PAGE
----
With about 800 organisations registered with the government, communication jobs are expected to rise above the average level. However, there are few and far between aware of the demand for polished communication graduates.
Chim Linna, 25, works on communication issues for Open Institute, promoting gender equality. “Being a communication officer at an organisation is more than being a reporter because a communication officer, besides contacting sources and writing news, has to use a lot of creativity and design skills to set up workshops, seminars, press conferences,” Chim Linna said.
Nou Vannsan, 24, says her chosen field of communication will surpass business, accounting or medicine. But she expressed concern about the field’s own public relations.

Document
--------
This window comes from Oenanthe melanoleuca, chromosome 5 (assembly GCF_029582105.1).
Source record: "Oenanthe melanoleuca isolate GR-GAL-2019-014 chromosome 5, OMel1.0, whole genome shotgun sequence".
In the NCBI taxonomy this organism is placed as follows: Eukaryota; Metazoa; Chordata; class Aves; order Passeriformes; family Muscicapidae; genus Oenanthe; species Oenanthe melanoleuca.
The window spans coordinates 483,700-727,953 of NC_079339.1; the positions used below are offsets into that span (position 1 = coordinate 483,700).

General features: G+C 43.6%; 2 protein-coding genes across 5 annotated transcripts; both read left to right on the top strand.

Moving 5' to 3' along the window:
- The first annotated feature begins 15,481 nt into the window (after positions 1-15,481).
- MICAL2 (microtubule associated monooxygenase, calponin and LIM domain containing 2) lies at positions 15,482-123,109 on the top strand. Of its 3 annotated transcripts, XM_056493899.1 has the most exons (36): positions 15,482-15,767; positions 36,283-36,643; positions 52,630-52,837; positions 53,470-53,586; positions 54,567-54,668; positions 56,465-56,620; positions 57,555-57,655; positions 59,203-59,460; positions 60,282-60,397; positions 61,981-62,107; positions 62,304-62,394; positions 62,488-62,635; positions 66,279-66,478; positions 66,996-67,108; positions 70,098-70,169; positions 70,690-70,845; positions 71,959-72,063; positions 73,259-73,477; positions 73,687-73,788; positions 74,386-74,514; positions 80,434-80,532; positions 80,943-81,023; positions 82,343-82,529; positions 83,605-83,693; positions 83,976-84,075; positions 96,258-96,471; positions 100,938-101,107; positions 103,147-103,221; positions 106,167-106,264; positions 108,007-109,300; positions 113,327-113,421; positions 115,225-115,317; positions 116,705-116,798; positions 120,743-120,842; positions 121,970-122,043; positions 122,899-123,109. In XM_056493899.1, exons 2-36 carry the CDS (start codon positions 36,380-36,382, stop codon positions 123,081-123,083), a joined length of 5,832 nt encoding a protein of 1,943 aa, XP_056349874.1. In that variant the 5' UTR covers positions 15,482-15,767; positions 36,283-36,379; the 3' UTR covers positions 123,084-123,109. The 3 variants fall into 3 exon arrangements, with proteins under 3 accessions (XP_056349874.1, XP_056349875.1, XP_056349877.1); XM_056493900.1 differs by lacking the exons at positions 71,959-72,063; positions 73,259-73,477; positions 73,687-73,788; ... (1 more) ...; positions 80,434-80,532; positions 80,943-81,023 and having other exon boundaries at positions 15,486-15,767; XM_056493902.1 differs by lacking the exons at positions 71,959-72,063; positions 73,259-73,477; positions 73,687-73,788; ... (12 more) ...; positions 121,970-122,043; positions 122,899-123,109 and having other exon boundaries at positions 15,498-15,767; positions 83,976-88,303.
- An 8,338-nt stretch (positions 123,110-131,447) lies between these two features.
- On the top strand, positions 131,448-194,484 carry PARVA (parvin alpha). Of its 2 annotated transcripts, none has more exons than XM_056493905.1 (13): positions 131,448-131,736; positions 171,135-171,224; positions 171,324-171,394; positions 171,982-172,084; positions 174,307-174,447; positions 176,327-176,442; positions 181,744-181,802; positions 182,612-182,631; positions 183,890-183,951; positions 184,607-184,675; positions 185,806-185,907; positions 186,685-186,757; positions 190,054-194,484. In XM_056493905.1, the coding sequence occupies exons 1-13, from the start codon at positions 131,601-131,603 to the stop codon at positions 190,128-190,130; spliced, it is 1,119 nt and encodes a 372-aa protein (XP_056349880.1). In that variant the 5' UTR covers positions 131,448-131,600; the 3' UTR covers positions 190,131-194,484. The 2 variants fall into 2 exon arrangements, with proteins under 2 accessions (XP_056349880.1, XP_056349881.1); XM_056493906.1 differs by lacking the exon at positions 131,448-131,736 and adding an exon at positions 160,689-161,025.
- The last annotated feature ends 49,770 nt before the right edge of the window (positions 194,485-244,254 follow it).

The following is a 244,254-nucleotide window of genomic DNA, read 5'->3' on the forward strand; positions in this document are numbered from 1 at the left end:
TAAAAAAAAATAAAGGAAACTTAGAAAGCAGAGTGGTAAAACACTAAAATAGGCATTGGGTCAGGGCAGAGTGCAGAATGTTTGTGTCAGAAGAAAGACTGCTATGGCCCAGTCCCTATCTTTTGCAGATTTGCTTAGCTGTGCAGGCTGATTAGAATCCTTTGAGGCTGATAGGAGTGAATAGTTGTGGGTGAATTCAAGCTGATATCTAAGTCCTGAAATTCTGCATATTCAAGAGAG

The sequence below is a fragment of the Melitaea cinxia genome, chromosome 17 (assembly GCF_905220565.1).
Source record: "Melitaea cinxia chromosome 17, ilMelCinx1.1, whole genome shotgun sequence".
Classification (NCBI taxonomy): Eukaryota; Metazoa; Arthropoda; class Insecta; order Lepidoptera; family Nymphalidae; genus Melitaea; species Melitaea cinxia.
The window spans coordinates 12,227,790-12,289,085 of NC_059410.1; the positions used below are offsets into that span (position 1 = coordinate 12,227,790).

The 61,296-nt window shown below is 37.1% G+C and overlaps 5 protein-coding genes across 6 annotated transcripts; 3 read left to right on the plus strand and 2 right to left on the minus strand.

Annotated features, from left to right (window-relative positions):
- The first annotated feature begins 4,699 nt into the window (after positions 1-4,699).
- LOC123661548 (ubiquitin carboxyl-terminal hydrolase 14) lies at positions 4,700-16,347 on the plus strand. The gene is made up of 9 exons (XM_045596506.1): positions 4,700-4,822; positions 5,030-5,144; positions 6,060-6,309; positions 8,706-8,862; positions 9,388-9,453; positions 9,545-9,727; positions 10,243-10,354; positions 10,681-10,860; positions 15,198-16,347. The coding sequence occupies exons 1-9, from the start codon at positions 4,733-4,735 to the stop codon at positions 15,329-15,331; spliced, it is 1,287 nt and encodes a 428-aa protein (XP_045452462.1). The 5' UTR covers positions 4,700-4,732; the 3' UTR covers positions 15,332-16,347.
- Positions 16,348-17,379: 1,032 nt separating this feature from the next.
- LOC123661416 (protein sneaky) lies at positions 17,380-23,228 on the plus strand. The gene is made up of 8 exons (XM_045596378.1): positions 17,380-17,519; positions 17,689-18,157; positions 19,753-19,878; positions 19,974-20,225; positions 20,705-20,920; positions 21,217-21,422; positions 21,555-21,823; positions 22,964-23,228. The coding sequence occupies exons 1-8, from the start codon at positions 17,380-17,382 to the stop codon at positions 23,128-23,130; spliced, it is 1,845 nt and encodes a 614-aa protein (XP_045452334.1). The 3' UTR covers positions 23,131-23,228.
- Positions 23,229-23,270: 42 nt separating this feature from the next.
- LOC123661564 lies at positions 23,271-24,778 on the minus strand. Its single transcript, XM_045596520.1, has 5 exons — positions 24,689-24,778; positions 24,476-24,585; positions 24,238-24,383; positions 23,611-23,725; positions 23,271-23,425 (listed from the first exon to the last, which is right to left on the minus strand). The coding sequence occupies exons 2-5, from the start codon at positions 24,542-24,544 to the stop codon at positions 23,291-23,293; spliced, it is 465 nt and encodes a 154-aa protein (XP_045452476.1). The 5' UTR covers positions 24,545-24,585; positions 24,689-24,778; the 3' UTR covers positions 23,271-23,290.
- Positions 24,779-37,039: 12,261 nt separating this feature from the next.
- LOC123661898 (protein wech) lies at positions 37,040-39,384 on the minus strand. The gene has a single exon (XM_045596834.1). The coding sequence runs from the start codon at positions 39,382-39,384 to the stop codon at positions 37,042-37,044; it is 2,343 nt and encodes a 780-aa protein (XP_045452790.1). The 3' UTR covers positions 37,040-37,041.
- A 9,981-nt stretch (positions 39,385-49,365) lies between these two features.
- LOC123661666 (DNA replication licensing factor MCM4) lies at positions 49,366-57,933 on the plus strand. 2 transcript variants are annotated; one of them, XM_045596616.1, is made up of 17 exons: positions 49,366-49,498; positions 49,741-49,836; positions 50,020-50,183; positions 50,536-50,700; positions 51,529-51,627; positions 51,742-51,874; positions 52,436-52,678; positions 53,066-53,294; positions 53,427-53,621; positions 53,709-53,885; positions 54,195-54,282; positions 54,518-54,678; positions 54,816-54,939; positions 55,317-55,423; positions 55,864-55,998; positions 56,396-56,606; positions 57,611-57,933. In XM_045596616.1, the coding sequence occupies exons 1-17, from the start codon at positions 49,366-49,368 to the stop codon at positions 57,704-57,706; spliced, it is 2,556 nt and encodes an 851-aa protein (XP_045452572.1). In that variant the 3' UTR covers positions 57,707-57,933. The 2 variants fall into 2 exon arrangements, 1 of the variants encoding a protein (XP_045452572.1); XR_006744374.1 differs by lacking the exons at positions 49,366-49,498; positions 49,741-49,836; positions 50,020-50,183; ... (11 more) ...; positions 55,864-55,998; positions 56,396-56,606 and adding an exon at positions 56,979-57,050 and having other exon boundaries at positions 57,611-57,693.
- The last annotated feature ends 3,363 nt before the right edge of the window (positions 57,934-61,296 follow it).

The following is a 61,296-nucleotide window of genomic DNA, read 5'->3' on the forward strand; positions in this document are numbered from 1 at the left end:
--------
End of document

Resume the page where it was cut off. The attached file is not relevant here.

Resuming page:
“Many organisations still can’t see the importance of the communication field,” he says, adding that in a developed country, communication is necessary for an organisation to run smoothly.
Many define communication work differently, but Tieng Sopheak Vichea, the head of the media and communication department at the Royal University of Phnom Penh, said the government often hires press officers to respond to media inquiries and industries, and that many NGOs, trade unions and schools also seek qualified public relations officers.
Seng Bopha, a programme communication analyst at the UN Development Programme said: “I can see there is a demand for local communications or media professions. If you are able to see that studying communication does not fixedly mean being a reporter – of course reporting work is one of many related careers – you will understand what I mean.” She added: “Communications people help an institution to realise their planned objectives and reaching a broad target audience cost-effectively.”